Adversarial Attacks on Explainable AI
Are explainability methods black-box themselves?
By Hubert Baniecki, Research Software Engineer at MI2DataLab
There are various adversarial attacks on machine learning models; hence, ways of defending, e.g. by using Explainable AI methods. Nowadays, attacks on model explanations come to light, so does the defense to such adversary. Here, we introduce fundamental concepts related to the domain. A further reference list is available at https://github.com/hbaniecki/adversarial-explainable-ai.
When considering an explanation as a function of model and data, there is a possibility to change one of these variables to achieve a different result.
Attack on explanation via data change
The first concept is to manipulate model explanations via data change. Dombrowski et al.  showcase that perturbed images produce arbitrarily made visual explanations (e.g. LRP, PA, IG). Looking at the above image, we may already deduce that a target explanation is needed for the attack.
To achieve the fooling, the authors propose to optimize a specific loss function
Loss ~ distance(manipulated explanation, target explanation) +
γ * distance(manipulated prediction, original prediction)
where the first term denotes an aim for the target. In contrast, the second term serves as a controlling parameter, not to change models’ outcome. The manipulation method requires calculating the gradient of models’ output with respect to the input; thus, neural networks are considered.
Several metrics are used to measure the success of an attack so that various explanations can be evaluated. These findings raise awareness about the explainability use and overall uncertainty of deep learning solutions. Finally, methods for the construction of more robust explanations are proposed to overcome the issue. All this without changing the model.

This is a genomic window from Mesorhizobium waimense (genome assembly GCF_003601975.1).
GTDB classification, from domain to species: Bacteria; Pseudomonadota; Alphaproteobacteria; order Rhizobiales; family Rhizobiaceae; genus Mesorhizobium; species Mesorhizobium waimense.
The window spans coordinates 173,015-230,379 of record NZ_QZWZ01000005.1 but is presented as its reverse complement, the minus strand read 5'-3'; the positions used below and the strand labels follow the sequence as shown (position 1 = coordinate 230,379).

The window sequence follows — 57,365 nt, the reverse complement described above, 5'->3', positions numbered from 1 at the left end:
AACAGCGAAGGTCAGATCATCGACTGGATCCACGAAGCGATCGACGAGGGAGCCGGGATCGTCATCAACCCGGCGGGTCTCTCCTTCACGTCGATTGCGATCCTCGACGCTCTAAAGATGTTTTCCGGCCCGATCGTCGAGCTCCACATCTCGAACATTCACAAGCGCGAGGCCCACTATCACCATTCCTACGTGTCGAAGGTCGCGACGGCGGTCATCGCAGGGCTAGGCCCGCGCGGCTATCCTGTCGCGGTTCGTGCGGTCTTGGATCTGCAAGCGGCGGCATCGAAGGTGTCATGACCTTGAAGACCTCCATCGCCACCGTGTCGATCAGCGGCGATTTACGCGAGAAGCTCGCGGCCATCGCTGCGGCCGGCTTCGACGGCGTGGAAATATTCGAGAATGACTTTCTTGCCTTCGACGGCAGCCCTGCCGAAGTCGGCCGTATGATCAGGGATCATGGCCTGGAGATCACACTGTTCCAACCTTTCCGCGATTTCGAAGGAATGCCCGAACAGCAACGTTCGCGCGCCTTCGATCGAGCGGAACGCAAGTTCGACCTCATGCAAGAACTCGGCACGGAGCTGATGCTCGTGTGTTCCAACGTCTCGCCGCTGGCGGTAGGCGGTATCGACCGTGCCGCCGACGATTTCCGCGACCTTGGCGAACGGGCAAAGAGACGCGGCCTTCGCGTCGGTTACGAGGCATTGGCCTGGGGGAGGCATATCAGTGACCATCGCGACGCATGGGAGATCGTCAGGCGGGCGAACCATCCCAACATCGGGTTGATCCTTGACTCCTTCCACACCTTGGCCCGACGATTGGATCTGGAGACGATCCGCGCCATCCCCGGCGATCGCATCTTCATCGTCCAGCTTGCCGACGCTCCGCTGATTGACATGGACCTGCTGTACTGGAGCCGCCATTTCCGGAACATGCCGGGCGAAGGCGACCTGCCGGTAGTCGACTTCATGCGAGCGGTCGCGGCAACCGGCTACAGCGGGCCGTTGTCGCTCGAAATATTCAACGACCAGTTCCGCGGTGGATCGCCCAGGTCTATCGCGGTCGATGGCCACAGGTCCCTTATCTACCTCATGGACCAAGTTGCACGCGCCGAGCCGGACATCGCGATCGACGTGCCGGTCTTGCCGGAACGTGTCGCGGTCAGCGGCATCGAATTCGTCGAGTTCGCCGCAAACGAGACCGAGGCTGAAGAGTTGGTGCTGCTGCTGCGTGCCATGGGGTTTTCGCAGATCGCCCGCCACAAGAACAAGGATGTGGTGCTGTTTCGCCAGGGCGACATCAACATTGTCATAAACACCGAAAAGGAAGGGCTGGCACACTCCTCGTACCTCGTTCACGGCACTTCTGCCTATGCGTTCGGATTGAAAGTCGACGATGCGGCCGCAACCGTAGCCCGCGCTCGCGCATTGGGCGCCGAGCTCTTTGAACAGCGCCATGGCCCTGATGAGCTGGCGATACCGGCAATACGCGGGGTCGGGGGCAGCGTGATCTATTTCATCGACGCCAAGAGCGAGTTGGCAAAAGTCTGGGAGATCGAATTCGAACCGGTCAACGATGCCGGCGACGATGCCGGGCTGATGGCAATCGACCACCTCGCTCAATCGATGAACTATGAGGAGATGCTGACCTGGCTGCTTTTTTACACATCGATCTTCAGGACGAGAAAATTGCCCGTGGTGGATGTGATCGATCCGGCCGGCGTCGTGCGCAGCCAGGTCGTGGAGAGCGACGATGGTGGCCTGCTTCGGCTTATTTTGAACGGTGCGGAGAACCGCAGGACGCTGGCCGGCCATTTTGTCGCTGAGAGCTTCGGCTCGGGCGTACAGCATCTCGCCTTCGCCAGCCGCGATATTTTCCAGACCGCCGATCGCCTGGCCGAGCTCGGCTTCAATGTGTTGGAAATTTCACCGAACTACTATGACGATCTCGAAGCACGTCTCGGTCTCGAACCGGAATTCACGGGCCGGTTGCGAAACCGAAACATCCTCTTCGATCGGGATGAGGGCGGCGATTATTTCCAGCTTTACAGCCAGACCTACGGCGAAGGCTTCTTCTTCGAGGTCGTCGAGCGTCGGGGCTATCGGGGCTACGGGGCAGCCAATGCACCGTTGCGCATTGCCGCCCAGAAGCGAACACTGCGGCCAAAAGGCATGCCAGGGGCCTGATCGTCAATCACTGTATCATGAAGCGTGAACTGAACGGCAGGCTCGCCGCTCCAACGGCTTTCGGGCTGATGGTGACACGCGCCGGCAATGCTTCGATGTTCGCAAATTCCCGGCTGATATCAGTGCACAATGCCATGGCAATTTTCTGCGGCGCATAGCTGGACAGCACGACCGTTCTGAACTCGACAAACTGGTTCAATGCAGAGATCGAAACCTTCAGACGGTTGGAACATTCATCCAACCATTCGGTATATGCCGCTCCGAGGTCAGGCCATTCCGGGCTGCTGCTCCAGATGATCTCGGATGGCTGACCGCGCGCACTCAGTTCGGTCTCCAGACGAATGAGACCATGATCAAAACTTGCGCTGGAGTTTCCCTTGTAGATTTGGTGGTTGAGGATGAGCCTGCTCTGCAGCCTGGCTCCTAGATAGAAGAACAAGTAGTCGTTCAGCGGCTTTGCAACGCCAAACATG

Attack on explanation via model change
Another idea is to fool explanations via model change. Heo et al.  propose fine-tuning of a neural network to undermine its interpretability capabilities. The assumption is to alter models’ parameters without a drop in performance. The example shows how explanations may differ after the attack.
Similarly, to achieve the manipulation, an objective function is proposed
Objective ~ performance of the manipulated model +
λ*distance(manipulated explanations, target explanations)
where the first term controls the models’ performance change, while the second term denotes an aim for the target. There are multiple fooling types proposed to define the second term, depending on the strategy, objective.
Passive fooling makes explainability methods generate uninformative results, while active fooling intentionally makes these methods generate false explanations. Both of the strategies are evaluated with a novel Fooling Success Rate metric, which uses empirically defined thresholds for determining whether model explanations are successfully fooled or not.
Follow the references for compelling views on both of these approaches, but how about a defense to such adversary?
Defense from attacks on model explanations
Rieger and Hansen  present a defense strategy against the attack via data change of Dombrowski et al. . The main idea is to aggregate various model explanations, which produces robust results. The simple strategy doesn’t change the model and is computationally inexpensive.
Considered explainability methods for the aggregation are Layerwise Relevance Propagation, Saliency Mapping, and Guided Backprop. Each of these explanations is normalized before applying the mean
Agg-Mean = mean(LRP, SM, GB)
so that each input sums up to one. In this case, no weighted average is required, following the assumption that all individual explanation methods are equally important. Authors conduct experiments showing that the aggregation presents itself as the most robust against the attacks.
While Explainable AI becomes more and more popular, there should be a requirement to evaluate explainability performance, the same as we evaluate model performance. As shown in recent works, an estimation of models’ behavior may be a black-box itself.
For further reading on this topic consider a blog post:
Bio: Hubert Baniecki is a Research Software Engineer, developing R & Python tools for Explainable AI, and researching ML in the context of interpretability and human-model interaction.
Original. Reposted with permission.
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